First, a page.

Parenthood

Work-Life Imbalance: Parenting a Child with Healthcare Needs

I felt invisible while balancing work and my child who needs more medical care than most. This is what I did. 

As I write this, I hear a debilitating cough interrupt my daughter’s infectious giggles. My cortisol levels spike. I silently panic even though I should be used to it by now – after all, it has been over two years since her diagnosis. Since I do not talk publicly about her journey, I will tell you about mine and other moms of children with special healthcare needs (CSHN) like me: we are not seen.

Mothers of CSHN are not an acknowledged group of caregivers. Whether our child has asthma or is autistic, many people dismiss our child’s health journey as we fight to get personalized care in health and education systems. We balance this existential need to be seen with the counterweight of fending off stereotypes and finger pointing. The mountain of bias and non-stop advocacy is even harder to climb if a parent or child is a person of color. 

We balance this existential need to be seen with the counterweight of fending off stereotypes and finger pointing. The mountain of bias and non-stop advocacy is even harder to climb if a parent or child is a person of color. 

Each family of a child with special healthcare needs is unique, but one thing feels similar: our daily worries and deep joys both go unrecognized. We are lonely. And yet, we are everywhere. Twenty percent of American children have an ongoing health issue related to physiology, development, behavior, and/or mental health. This percentage is rising

The obvious example of our invisibility is in the workplace. I made the (privileged) decision to leave my job as an education executive in 2018 after I felt like I had to choose between my daughter’s health and my career. The system wasn’t built for me to do both; pre-COVID, only 53% of employers offered flexible hours and paid sick days, and those benefits are available mainly to employees who work full-time. My work hours overlapped with urgent tasks, such as finding specialists, commuting to appointments, and battling with health insurance.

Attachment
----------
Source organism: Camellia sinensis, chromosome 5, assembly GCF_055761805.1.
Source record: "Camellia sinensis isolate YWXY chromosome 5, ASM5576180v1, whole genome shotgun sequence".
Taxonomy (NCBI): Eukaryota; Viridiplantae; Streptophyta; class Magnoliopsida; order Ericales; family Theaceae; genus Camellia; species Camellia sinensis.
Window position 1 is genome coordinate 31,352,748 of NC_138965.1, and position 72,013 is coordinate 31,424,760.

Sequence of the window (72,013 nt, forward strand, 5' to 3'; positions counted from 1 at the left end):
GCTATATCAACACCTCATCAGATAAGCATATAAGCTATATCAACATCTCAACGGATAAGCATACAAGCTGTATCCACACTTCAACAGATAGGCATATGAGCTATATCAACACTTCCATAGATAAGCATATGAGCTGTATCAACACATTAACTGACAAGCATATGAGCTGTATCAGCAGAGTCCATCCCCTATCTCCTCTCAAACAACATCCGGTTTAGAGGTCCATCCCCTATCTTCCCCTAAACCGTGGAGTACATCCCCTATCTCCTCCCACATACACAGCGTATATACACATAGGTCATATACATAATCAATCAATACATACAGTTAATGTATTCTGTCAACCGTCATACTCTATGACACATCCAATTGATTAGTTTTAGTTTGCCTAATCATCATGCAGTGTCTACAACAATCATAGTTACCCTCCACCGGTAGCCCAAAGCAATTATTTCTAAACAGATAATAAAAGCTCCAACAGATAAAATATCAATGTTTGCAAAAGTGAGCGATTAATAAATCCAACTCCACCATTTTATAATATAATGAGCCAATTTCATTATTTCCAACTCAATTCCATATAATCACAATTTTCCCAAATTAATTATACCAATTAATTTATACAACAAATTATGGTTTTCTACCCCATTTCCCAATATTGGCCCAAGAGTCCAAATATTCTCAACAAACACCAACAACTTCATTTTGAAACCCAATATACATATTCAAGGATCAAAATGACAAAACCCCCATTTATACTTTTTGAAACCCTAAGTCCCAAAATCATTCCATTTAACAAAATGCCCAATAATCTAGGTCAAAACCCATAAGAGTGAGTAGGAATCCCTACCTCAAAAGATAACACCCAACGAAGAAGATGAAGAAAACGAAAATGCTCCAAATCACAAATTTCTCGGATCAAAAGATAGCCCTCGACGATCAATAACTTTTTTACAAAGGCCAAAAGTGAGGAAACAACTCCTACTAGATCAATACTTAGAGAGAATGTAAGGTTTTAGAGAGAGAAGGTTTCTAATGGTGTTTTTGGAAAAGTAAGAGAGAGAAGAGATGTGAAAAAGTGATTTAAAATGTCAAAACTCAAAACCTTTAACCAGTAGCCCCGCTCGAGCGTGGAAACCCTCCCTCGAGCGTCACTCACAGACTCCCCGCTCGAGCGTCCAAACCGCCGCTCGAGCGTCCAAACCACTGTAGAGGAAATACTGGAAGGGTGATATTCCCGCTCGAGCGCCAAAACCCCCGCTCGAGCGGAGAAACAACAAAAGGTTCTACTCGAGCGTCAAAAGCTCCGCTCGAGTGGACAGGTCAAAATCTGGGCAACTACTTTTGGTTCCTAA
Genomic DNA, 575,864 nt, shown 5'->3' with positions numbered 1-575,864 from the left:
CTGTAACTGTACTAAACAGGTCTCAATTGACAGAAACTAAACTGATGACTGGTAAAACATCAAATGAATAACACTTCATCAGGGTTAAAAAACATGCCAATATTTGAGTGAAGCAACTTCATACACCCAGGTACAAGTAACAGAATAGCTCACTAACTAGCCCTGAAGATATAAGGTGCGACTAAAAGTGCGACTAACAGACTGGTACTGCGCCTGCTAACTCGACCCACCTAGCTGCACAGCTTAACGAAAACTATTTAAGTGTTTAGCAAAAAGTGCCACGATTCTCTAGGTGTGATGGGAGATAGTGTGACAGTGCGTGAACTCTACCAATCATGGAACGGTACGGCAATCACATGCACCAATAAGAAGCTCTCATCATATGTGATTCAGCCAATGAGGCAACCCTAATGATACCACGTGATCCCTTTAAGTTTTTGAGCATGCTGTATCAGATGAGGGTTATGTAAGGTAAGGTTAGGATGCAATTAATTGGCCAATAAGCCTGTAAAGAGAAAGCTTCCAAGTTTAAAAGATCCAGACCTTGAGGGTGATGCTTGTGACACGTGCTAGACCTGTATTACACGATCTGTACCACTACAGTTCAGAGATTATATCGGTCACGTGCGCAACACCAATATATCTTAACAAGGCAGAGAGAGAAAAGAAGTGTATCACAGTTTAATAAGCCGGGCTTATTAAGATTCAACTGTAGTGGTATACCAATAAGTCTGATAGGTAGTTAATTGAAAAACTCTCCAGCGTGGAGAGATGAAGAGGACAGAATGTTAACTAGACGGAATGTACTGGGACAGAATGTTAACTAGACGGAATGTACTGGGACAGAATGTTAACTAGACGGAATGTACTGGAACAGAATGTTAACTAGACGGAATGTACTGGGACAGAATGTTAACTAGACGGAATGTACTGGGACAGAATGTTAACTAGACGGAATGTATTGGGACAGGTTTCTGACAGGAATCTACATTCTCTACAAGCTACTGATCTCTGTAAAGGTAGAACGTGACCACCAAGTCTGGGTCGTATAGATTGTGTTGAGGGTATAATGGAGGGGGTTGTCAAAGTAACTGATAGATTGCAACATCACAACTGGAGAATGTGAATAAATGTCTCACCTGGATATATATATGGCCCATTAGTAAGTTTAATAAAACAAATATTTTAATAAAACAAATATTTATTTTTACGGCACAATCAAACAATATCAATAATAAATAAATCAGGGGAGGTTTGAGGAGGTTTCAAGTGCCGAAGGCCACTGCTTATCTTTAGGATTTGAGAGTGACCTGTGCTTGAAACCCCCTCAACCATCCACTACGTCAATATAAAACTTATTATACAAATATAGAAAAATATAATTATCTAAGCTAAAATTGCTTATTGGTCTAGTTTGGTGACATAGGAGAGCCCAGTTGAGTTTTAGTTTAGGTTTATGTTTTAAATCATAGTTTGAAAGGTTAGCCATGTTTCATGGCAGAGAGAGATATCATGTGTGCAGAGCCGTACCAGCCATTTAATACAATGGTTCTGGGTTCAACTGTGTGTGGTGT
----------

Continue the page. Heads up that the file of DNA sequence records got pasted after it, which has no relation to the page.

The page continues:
The Family Medical and Leave Act (FMLA) gave me a few weeks off but it felt better designed for easily managed health situations, not complex, ongoing ones. While never explicit, the water cooler culture in New York makes it more acceptable to “humble-brag” about our kids rather than share their challenges. It’s no surprise then that most caregivers do not divulge their care-taking responsibilities with their direct managers.

I became part of the 40% of parents – mostly mothers – who leave careers in order to take care of their child with special healthcare needs. This translates to an immense loss of income with ripple effects across family dynamics and caregiver health, particularly for single mothers. The financial impact also varies across health situations. A study found that mothers of autistic children earn 56% less than mothers of children with no health limitations and 35% less than mothers of children with another health condition. (Incidentally, the study found no difference in incomes of fathers across the same three groups.)

Some mothers, like me, try to return to work. It’s difficult. Ongoing conditions require ongoing care, even while slipping in a “Third Shift” from 11pm to 2am to do things like consult Dr. Google and sort paperwork. I pursued two job offers, but reluctantly declined both. Seeking constant permission (even from the most understanding bosses) for every pediatric appointment hurt my pride. I had already dealt with the psychological blow of losing my professional identity –  I couldn’t return to the workplace only to compromise my integrity as a mother.